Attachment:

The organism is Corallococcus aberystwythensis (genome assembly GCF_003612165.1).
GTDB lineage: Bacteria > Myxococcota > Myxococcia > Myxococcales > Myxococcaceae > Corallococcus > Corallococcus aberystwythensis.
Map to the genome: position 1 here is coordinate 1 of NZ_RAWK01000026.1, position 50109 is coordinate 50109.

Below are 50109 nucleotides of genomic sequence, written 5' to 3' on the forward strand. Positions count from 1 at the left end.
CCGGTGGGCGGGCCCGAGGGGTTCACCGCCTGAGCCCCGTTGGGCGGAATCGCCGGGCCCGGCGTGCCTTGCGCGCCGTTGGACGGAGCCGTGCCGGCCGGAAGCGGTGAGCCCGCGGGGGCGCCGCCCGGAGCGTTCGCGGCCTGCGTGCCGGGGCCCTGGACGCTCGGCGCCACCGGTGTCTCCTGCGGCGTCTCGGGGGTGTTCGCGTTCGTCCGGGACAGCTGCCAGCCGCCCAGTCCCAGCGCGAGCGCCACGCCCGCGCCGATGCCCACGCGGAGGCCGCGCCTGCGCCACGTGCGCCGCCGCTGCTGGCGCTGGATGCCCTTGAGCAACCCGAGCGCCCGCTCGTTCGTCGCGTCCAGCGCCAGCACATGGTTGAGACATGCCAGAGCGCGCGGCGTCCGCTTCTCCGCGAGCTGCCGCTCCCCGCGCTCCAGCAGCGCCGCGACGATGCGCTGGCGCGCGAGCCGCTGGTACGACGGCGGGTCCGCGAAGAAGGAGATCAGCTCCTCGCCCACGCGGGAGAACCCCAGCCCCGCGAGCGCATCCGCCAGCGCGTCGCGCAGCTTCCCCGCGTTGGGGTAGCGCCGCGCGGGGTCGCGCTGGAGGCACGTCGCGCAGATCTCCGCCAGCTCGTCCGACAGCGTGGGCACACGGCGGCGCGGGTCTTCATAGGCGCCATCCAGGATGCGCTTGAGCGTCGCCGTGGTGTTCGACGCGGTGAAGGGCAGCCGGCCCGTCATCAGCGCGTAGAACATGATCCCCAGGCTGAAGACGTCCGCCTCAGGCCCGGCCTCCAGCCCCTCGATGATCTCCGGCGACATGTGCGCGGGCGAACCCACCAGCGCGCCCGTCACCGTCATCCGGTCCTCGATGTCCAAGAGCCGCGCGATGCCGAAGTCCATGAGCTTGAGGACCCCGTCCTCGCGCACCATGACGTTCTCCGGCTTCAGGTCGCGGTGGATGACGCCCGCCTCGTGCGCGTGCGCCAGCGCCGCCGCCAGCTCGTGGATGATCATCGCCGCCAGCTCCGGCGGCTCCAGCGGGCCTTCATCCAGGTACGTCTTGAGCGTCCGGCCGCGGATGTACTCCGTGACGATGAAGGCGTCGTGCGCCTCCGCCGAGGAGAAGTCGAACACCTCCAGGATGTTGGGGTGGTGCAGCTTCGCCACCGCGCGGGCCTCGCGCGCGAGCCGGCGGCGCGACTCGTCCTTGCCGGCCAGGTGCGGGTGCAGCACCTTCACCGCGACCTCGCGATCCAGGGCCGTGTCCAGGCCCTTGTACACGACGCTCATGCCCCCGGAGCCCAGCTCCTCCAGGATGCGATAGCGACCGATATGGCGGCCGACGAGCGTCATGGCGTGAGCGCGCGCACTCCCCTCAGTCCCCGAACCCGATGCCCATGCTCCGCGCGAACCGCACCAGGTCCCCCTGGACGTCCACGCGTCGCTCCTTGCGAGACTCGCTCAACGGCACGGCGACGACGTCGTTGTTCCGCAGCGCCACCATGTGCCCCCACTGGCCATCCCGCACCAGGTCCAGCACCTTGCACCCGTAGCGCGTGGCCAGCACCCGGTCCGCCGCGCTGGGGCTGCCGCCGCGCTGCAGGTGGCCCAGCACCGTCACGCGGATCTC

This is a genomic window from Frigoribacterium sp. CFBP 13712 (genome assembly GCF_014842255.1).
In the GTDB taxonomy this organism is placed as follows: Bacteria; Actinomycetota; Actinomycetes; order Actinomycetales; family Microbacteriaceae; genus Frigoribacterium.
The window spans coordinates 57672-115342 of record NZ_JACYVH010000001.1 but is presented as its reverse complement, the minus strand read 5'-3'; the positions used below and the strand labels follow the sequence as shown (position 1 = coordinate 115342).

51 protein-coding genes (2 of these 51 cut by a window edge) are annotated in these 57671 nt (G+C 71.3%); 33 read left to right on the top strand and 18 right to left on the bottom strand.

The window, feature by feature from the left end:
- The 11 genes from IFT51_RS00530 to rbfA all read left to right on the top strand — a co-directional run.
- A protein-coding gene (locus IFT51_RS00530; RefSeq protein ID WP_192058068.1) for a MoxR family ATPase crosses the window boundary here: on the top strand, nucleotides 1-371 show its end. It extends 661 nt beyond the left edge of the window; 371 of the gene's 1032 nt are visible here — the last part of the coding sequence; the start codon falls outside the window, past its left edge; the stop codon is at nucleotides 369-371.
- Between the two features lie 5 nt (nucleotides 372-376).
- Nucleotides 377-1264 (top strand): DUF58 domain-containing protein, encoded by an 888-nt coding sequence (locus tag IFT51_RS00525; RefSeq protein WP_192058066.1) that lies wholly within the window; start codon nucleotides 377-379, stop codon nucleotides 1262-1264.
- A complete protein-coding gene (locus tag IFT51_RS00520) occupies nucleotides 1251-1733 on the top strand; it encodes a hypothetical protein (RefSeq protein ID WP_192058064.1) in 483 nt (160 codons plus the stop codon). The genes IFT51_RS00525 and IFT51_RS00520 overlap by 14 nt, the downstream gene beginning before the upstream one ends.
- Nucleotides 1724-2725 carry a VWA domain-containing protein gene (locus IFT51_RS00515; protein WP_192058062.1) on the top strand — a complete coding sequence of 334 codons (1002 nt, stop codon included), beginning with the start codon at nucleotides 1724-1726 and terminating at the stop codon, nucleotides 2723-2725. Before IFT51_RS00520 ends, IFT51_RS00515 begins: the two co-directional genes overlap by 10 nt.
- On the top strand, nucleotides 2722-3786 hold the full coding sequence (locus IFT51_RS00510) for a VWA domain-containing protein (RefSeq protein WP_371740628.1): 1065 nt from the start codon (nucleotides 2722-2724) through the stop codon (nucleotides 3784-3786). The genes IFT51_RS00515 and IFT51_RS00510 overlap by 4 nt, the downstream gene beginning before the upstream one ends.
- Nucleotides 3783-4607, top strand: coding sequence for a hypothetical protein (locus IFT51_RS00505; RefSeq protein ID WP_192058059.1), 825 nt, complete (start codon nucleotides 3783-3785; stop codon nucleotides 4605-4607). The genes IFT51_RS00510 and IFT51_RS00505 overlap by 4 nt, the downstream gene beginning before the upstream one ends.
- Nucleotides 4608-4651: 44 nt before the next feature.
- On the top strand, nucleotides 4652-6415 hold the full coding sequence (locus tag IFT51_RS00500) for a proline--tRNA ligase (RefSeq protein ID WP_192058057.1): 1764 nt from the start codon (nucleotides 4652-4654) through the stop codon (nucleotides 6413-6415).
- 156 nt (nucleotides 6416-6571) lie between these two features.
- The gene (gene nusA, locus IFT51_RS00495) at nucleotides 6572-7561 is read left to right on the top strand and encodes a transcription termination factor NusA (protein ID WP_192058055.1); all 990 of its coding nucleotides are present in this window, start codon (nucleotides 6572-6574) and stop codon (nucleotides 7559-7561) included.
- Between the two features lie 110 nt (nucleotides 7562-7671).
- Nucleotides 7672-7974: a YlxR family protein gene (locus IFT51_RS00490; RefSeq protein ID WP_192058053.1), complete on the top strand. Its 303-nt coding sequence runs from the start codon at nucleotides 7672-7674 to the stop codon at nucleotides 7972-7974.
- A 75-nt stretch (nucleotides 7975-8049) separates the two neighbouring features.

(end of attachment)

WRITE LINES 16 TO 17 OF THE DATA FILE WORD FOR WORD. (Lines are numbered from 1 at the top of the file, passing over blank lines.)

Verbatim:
- Nucleotides 1724-2725 carry a VWA domain-containing protein gene (locus IFT51_RS00515; protein WP_192058062.1) on the top strand — a complete coding sequence of 334 codons (1002 nt, stop codon included), beginning with the start codon at nucleotides 1724-1726 and terminating at the stop codon, nucleotides 2723-2725. Before IFT51_RS00520 ends, IFT51_RS00515 begins: the two co-directional genes overlap by 10 nt.
- On the top strand, nucleotides 2722-3786 hold the full coding sequence (locus IFT51_RS00510) for a VWA domain-containing protein (RefSeq protein WP_371740628.1): 1065 nt from the start codon (nucleotides 2722-2724) through the stop codon (nucleotides 3784-3786). The genes IFT51_RS00515 and IFT51_RS00510 overlap by 4 nt, the downstream gene beginning before the upstream one ends.